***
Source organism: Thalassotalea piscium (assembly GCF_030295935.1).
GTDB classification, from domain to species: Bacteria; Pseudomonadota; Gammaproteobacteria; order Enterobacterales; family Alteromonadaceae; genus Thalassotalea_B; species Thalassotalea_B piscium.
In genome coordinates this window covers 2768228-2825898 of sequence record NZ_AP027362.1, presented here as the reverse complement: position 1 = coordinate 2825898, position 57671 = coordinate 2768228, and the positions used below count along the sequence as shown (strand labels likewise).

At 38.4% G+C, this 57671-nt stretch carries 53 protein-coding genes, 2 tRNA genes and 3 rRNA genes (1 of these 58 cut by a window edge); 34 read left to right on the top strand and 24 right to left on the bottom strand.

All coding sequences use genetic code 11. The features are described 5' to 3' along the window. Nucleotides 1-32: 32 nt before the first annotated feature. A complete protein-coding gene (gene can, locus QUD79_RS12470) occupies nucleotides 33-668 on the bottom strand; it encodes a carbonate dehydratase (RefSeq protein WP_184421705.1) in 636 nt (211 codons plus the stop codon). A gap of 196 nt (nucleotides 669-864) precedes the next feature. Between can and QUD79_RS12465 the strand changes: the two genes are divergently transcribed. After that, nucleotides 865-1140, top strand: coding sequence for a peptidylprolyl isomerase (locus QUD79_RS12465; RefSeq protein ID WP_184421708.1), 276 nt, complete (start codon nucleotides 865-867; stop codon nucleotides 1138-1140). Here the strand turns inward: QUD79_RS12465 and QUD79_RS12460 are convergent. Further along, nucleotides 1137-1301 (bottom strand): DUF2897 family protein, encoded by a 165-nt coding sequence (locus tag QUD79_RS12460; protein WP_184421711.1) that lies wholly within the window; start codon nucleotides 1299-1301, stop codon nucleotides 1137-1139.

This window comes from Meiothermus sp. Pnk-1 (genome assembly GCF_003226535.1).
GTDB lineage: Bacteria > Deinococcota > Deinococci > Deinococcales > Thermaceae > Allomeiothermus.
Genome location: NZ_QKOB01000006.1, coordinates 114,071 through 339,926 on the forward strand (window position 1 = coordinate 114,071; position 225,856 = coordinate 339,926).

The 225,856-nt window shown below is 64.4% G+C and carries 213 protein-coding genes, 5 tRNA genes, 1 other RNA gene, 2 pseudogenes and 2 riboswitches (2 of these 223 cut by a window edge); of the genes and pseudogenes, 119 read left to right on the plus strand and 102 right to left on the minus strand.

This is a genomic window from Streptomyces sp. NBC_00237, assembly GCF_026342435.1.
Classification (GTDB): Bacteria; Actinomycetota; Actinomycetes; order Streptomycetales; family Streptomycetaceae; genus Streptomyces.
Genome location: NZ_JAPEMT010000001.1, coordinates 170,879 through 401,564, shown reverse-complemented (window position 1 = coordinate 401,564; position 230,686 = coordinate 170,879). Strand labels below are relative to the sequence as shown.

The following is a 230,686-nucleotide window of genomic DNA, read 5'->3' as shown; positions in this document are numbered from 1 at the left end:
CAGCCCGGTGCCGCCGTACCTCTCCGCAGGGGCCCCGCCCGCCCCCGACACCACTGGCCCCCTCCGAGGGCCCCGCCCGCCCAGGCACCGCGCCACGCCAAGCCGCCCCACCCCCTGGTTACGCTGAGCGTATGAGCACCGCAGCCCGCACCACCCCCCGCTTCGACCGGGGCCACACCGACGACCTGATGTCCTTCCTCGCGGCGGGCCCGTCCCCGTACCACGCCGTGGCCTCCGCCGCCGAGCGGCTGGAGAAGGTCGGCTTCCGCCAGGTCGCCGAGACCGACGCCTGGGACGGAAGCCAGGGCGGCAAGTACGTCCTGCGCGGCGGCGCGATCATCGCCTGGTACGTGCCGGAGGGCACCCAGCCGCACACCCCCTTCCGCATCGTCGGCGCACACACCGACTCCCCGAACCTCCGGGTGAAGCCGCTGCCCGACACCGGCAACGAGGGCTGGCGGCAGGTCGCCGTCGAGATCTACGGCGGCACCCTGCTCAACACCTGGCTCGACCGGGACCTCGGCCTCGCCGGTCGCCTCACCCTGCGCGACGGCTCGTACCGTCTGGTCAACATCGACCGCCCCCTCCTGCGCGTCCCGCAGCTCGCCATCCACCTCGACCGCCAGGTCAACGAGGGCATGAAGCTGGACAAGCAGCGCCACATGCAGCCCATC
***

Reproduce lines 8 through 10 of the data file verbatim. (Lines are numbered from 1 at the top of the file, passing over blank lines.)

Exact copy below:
Genome location: NZ_QKOB01000006.1, coordinates 114,071 through 339,926 on the forward strand (window position 1 = coordinate 114,071; position 225,856 = coordinate 339,926).

The 225,856-nt window shown below is 64.4% G+C and carries 213 protein-coding genes, 5 tRNA genes, 1 other RNA gene, 2 pseudogenes and 2 riboswitches (2 of these 223 cut by a window edge); of the genes and pseudogenes, 119 read left to right on the plus strand and 102 right to left on the minus strand.

This is a genomic window from Streptomyces sp. NBC_00237, assembly GCF_026342435.1.